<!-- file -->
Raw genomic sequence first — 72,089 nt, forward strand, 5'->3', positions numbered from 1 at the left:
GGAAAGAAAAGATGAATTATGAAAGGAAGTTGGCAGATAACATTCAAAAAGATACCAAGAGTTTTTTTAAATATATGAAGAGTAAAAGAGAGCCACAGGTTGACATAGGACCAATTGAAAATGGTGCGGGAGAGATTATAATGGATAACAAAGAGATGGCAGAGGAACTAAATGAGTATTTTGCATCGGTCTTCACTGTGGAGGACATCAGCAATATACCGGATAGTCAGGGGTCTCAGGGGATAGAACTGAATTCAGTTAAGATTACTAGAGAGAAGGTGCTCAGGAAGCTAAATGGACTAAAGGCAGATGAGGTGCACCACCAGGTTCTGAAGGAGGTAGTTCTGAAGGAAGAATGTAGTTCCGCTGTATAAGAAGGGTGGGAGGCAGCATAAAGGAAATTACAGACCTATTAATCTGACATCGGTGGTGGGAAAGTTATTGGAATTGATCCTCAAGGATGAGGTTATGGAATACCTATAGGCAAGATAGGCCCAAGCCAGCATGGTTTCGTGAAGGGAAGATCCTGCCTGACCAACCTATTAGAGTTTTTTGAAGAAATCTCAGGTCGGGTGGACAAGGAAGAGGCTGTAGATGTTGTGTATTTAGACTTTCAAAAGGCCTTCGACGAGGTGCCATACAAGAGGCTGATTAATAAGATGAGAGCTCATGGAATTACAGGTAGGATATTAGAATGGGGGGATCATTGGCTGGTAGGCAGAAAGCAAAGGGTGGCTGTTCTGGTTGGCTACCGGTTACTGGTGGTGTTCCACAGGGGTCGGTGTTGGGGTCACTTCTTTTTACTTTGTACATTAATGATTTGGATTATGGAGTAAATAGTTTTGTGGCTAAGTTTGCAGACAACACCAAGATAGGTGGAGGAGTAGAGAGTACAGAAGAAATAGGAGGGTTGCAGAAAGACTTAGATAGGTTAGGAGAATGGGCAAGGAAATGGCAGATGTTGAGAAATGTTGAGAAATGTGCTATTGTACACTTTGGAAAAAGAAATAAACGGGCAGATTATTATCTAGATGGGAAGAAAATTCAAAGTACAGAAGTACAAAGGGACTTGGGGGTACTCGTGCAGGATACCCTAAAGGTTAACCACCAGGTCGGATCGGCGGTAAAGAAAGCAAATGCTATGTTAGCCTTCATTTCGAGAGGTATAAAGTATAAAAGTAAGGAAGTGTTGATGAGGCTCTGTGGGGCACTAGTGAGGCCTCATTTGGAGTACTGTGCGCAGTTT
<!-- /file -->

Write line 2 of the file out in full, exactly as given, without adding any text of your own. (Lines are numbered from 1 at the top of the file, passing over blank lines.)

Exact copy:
GGAAAGAAAAGATGAATTATGAAAGGAAGTTGGCAGATAACATTCAAAAAGATACCAAGAGTTTTTTTAAATATATGAAGAGTAAAAGAGAGCCACAGGTTGACATAGGACCAATTGAAAATGGTGCGGGAGAGATTATAATGGATAACAAAGAGATGGCAGAGGAACTAAATGAGTATTTTGCATCGGTCTTCACTGTGGAGGACATCAGCAATATACCGGATAGTCAGGGGTCTCAGGGGATAGAACTGAATTCAGTTAAGATTACTAGAGAGAAGGTGCTCAGGAAGCTAAATGGACTAAAGGCAGATGAGGTGCACCACCAGGTTCTGAAGGAGGTAGTTCTGAAGGAAGAATGTAGTTCCGCTGTATAAGAAGGGTGGGAGGCAGCATAAAGGAAATTACAGACCTATTAATCTGACATCGGTGGTGGGAAAGTTATTGGAATTGATCCTCAAGGATGAGGTTATGGAATACCTATAGGCAAGATAGGCCCAAGCCAGCATGGTTTCGTGAAGGGAAGATCCTGCCTGACCAACCTATTAGAGTTTTTTGAAGAAATCTCAGGTCGGGTGGACAAGGAAGAGGCTGTAGATGTTGTGTATTTAGACTTTCAAAAGGCCTTCGACGAGGTGCCATACAAGAGGCTGATTAATAAGATGAGAGCTCATGGAATTACAGGTAGGATATTAGAATGGGGGGATCATTGGCTGGTAGGCAGAAAGCAAAGGGTGGCTGTTCTGGTTGGCTACCGGTTACTGGTGGTGTTCCACAGGGGTCGGTGTTGGGGTCACTTCTTTTTACTTTGTACATTAATGATTTGGATTATGGAGTAAATAGTTTTGTGGCTAAGTTTGCAGACAACACCAAGATAGGTGGAGGAGTAGAGAGTACAGAAGAAATAGGAGGGTTGCAGAAAGACTTAGATAGGTTAGGAGAATGGGCAAGGAAATGGCAGATGTTGAGAAATGTTGAGAAATGTGCTATTGTACACTTTGGAAAAAGAAATAAACGGGCAGATTATTATCTAGATGGGAAGAAAATTCAAAGTACAGAAGTACAAAGGGACTTGGGGGTACTCGTGCAGGATACCCTAAAGGTTAACCACCAGGTCGGATCGGCGGTAAAGAAAGCAAATGCTATGTTAGCCTTCATTTCGAGAGGTATAAAGTATAAAAGTAAGGAAGTGTTGATGAGGCTCTGTGGGGCACTAGTGAGGCCTCATTTGGAGTACTGTGCGCAGTTT